My 5 Favorite Watercolor Techniques

Want to know what my top 5 favorite watercolor techniques are that I use in almost all my paintings?

Well here they are…

 1. Flat Wash

2. Masking Fluid

3. Dry Brush

4. Wet on Wet

5. Glaze

Are you familiar with these techniques? If so watch this video of a commission painting I did for a customer, and see if you can spot the techniques:

Don’t worry if you missed them in the video. I have a break down of each painting method for you below:


Flat wash technique is perfect for creating a solid even layer of color in your painting. This is accomplished by first pre-wetting the paper before dragging a paintbrush loaded with water and pigment from one side of the paper to the other repeatedly. It’s also important to remember to start at the top, and work your way down, and to always reload your brush with more pigment and water before each brushstroke.

This is my #1 go to watercolor technique when I paint. It’s usually the first one I use to create the background in all my paintings (graded wash is the other one I use). A wash can cover a large surface fast so it’s always best to mix the color for the wash in a large quantity either in a mixing pan or a cup prior to painting. It’s also important to learn how to read the paper when it’s wet.

I love to use the wash technique because it allows me to make changes to the color before it dries. Wetting the paper before hand keeps the pigment from soaking immediately into the surface. This gives me time to pick up my painting after creating the wash and move it around which eliminates all the brush strokes lines leaving me a smooth layer of color.

This technique can be used more then once to build up to the vibrant color you are looking for. (Make sure the last layer of paint is dry before painting the next)

Watercolors can be tricky because of their translucent nature, but when done right, you can create many layers of washes and/or glazes that shine through together creating a stunning final effect in your painting!


Art masking fluid comes in a small bottle of yellow, pink, or grey fluid. Masking fluid paints on like a liquid, and when dry, it’s a solid rubbery substance you can rub or peel off the paper once you no longer need it.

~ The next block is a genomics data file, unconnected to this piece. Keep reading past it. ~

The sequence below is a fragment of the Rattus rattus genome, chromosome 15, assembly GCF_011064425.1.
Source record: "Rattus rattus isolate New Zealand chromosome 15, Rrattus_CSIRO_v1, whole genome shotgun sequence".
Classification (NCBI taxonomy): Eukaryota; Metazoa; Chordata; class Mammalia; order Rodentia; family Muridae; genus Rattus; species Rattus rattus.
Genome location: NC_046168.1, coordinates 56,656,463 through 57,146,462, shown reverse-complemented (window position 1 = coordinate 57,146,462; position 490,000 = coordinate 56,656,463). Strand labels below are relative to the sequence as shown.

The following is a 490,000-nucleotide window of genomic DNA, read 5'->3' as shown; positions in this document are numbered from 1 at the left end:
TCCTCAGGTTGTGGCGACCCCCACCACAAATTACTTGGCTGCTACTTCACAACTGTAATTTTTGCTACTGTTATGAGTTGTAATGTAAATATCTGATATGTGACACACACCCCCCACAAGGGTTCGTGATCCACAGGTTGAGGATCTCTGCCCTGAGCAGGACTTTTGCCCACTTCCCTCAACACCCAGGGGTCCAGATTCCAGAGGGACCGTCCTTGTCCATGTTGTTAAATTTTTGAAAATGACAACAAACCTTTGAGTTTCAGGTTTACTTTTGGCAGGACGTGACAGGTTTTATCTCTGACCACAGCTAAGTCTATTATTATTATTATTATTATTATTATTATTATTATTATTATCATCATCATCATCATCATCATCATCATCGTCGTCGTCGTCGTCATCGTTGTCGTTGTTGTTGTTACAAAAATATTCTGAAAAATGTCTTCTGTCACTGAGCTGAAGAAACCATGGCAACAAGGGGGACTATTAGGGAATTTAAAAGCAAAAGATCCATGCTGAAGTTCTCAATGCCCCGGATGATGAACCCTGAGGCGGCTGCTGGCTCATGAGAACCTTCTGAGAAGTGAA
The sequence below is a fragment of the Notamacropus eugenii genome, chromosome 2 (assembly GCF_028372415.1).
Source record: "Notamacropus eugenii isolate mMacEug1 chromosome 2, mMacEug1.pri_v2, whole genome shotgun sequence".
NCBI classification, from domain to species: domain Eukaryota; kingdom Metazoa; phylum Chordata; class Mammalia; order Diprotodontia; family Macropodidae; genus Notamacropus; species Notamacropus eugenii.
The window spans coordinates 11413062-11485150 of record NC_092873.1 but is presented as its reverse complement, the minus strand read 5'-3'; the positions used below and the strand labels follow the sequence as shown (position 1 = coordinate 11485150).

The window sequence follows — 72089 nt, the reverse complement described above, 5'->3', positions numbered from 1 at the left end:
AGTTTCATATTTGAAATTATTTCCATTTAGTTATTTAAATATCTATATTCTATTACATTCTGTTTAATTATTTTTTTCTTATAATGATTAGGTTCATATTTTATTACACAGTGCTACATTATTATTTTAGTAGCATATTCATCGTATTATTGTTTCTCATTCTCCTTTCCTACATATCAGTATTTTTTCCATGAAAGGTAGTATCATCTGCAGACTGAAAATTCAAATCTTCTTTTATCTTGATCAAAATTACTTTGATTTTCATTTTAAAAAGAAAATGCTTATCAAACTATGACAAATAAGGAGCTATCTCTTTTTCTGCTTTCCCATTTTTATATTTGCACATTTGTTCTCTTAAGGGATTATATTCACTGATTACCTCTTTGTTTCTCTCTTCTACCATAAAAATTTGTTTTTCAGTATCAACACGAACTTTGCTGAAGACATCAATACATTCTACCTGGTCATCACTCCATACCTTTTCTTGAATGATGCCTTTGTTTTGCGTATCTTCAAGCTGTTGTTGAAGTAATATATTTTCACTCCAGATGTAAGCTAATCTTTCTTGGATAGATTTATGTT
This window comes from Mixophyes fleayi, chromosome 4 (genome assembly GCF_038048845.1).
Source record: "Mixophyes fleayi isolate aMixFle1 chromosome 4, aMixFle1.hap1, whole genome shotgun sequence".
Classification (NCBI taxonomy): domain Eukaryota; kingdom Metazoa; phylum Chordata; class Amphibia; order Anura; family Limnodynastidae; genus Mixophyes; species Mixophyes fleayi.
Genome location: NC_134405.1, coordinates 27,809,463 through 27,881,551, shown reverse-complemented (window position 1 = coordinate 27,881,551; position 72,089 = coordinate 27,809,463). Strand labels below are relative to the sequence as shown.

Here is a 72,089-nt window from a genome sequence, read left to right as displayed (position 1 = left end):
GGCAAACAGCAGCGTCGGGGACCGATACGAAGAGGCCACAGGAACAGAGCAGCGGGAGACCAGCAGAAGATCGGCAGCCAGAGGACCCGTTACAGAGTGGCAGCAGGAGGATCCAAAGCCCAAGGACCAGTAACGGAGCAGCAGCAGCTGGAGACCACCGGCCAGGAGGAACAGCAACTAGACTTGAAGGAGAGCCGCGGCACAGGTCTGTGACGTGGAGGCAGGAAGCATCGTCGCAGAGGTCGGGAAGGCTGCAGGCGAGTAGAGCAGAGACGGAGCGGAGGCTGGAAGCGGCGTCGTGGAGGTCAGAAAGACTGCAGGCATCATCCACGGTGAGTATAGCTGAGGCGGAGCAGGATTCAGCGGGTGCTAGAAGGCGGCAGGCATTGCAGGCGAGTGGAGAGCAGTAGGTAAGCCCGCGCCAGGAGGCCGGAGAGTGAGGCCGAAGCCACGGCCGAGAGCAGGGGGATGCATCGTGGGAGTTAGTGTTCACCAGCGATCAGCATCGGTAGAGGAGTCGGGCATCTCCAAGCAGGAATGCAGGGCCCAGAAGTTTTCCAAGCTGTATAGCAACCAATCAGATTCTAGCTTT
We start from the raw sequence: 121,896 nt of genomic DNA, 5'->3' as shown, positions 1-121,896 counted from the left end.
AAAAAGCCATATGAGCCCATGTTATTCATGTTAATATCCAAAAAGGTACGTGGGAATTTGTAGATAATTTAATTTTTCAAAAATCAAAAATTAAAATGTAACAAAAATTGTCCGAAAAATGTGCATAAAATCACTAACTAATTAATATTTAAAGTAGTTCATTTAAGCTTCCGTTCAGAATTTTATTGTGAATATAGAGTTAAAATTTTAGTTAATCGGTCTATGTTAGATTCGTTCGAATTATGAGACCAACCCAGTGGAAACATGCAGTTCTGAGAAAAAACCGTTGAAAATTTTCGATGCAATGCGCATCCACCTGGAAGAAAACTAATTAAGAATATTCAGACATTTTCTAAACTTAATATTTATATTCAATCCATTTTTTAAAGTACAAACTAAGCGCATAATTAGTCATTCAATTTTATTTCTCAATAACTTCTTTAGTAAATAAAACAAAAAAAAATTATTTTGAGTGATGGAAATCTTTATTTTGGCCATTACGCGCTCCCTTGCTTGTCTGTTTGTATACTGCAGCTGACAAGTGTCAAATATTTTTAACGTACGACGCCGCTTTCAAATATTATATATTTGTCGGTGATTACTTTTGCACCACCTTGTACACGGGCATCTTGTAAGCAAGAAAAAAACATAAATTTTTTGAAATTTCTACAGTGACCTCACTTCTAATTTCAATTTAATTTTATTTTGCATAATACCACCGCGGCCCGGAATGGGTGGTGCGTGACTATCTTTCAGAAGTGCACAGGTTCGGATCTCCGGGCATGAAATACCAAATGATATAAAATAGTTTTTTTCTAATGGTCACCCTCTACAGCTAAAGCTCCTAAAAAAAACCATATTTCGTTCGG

This is great for protecting shapes from paint when creating washes and glazes.

Using masking fluid is my favorite technique for protecting the white of the paper. Typically, most people will use the very basic technique of avoiding wetting the paper in areas where you want to preserve the white. I find it worth the extra time to put on a layer of masking fluid.

Masking fluid is the best choice for protecting the paper from paint, but it’s also the trickiest! There is a learning curve that comes with this technique that I will discuss in a future tutorial.


Dry brush is when you paint directly onto dry paper with mostly pigment on your brush and very little water.

The dry brush technique is great for creating small details in your painting. Here, I use it like I was drawing with a pencil.

Dry brush is also fantastic for creating texture by dragging your brush full of pigment (little water) over the paper allowing the texture of the paper (and previous washes) to shine through the dry brush layer.

I like to build up a lot of layers of dry brush when I created an animal portrait in order to get the depth of color, texture, and value I’m looking for in the fur.

Wet on Wet

Wet on wet technique is when you add a loaded brush full of water and pigment to wet paper.

This technique can be super fun to create! It’s best when you drop the color onto the paper, and let it do it’s thing. It will move, spread, and is usually very fun to watch. If you repeatedly go into the paint with your brush you may loose the effect you are looking for so I suggest to watch carefully, and don’t over work the paint.

Here I used the wet on wet method to drop paint into the eyes of the cat. You can see how I let the color naturally spread on its own. To give the eye a soft look around the pupil I drop pure water around it pushing the pigment away from the middle.

If you want to see me paint almost an entire painting with the wet on wet technique check out my video: How to Painted an Autumn Leaf with Watercolors.


A glaze is very similar to a wash except you do NOT wet the paper first. You can use this technique to cover large or small areas in a painting. You can also build many, many layers of glaze one on top of another all of which would shine together creating a very vibrant and luminous feel to a watercolor painting.

Glazing in my opinion is the most misunderstood painting method in watercolors which is why I believe it’s also the hardest one to master! To learn more about creating a glaze, and how it’s different from a wash check out my post: Flat Wash vs Glaze: Can You Tell the Difference?

Want an easy to follow step-by-step system for painting realistically with watercolors?

Give my 3 day free course a try and see if you like my teaching methods.


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